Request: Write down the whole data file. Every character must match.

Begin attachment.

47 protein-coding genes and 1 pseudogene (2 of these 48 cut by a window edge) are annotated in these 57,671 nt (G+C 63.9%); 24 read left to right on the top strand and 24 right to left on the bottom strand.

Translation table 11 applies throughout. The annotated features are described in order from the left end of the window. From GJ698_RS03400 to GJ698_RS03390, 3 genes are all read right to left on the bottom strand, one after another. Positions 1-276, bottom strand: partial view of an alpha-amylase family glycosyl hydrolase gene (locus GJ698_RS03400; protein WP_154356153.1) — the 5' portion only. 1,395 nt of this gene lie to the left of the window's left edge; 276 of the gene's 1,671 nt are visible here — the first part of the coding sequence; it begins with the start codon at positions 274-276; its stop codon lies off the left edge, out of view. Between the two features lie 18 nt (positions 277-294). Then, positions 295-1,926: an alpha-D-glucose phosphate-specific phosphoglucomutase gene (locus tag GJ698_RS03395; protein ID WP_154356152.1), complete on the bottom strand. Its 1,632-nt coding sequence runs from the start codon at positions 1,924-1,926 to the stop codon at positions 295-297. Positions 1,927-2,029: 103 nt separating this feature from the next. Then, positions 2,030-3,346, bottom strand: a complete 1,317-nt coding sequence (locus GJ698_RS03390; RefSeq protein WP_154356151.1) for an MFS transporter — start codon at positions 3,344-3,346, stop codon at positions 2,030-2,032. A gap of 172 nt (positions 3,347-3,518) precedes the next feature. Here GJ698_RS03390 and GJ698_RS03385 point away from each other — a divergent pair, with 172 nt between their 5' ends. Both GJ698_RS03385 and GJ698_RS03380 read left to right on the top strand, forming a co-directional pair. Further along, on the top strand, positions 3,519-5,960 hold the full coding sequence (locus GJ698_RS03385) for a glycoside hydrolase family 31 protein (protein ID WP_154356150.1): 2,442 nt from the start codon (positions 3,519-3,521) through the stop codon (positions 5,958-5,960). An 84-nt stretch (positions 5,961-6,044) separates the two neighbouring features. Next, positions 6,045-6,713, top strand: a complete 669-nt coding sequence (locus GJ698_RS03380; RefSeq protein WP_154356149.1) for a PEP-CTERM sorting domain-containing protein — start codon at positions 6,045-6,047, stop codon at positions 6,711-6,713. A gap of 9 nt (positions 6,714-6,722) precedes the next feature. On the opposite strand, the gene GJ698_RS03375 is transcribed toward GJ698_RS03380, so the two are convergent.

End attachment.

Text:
47 protein-coding genes and 1 pseudogene (2 of these 48 cut by a window edge) are annotated in these 57,671 nt (G+C 63.9%); 24 read left to right on the top strand and 24 right to left on the bottom strand.

Translation table 11 applies throughout. The annotated features are described in order from the left end of the window. From GJ698_RS03400 to GJ698_RS03390, 3 genes are all read right to left on the bottom strand, one after another. Positions 1-276, bottom strand: partial view of an alpha-amylase family glycosyl hydrolase gene (locus GJ698_RS03400; protein WP_154356153.1) — the 5' portion only. 1,395 nt of this gene lie to the left of the window's left edge; 276 of the gene's 1,671 nt are visible here — the first part of the coding sequence; it begins with the start codon at positions 274-276; its stop codon lies off the left edge, out of view. Between the two features lie 18 nt (positions 277-294). Then, positions 295-1,926: an alpha-D-glucose phosphate-specific phosphoglucomutase gene (locus tag GJ698_RS03395; protein ID WP_154356152.1), complete on the bottom strand. Its 1,632-nt coding sequence runs from the start codon at positions 1,924-1,926 to the stop codon at positions 295-297. Positions 1,927-2,029: 103 nt separating this feature from the next. Then, positions 2,030-3,346, bottom strand: a complete 1,317-nt coding sequence (locus GJ698_RS03390; RefSeq protein WP_154356151.1) for an MFS transporter — start codon at positions 3,344-3,346, stop codon at positions 2,030-2,032. A gap of 172 nt (positions 3,347-3,518) precedes the next feature. Here GJ698_RS03390 and GJ698_RS03385 point away from each other — a divergent pair, with 172 nt between their 5' ends. Both GJ698_RS03385 and GJ698_RS03380 read left to right on the top strand, forming a co-directional pair. Further along, on the top strand, positions 3,519-5,960 hold the full coding sequence (locus GJ698_RS03385) for a glycoside hydrolase family 31 protein (protein ID WP_154356150.1): 2,442 nt from the start codon (positions 3,519-3,521) through the stop codon (positions 5,958-5,960). An 84-nt stretch (positions 5,961-6,044) separates the two neighbouring features. Next, positions 6,045-6,713, top strand: a complete 669-nt coding sequence (locus GJ698_RS03380; RefSeq protein WP_154356149.1) for a PEP-CTERM sorting domain-containing protein — start codon at positions 6,045-6,047, stop codon at positions 6,711-6,713. A gap of 9 nt (positions 6,714-6,722) precedes the next feature. On the opposite strand, the gene GJ698_RS03375 is transcribed toward GJ698_RS03380, so the two are convergent.